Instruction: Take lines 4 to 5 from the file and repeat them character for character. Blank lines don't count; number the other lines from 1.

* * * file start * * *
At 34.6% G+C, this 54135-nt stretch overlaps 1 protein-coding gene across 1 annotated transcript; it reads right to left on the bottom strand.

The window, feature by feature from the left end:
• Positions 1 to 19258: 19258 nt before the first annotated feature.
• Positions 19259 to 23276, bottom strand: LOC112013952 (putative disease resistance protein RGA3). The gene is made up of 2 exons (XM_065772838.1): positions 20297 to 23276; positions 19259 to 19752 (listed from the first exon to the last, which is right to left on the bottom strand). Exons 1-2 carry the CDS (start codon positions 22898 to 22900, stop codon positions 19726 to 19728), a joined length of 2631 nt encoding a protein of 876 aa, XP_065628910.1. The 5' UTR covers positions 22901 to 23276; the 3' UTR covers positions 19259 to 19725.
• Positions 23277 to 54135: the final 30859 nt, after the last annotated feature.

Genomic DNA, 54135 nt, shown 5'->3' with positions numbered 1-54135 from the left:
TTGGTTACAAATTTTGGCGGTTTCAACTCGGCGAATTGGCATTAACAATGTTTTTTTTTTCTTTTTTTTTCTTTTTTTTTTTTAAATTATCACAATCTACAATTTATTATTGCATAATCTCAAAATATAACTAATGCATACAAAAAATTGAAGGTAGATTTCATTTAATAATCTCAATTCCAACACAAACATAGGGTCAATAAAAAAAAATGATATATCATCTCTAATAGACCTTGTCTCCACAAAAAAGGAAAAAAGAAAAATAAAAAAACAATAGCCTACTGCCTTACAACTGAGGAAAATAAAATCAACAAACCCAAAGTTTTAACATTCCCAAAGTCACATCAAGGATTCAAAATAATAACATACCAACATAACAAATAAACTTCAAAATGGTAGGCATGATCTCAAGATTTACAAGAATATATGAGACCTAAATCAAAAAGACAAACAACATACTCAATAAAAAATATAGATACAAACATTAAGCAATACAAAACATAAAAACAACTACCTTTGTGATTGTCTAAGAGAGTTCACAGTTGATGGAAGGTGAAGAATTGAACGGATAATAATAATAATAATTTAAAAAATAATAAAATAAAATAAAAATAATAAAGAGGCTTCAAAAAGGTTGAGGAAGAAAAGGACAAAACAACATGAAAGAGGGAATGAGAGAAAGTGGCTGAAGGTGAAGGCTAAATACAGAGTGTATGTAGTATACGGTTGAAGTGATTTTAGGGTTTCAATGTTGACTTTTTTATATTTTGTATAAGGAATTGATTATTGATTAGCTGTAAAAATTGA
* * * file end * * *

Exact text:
• Positions 19259 to 23276, bottom strand: LOC112013952 (putative disease resistance protein RGA3). The gene is made up of 2 exons (XM_065772838.1): positions 20297 to 23276; positions 19259 to 19752 (listed from the first exon to the last, which is right to left on the bottom strand). Exons 1-2 carry the CDS (start codon positions 22898 to 22900, stop codon positions 19726 to 19728), a joined length of 2631 nt encoding a protein of 876 aa, XP_065628910.1. The 5' UTR covers positions 22901 to 23276; the 3' UTR covers positions 19259 to 19725.
• Positions 23277 to 54135: the final 30859 nt, after the last annotated feature.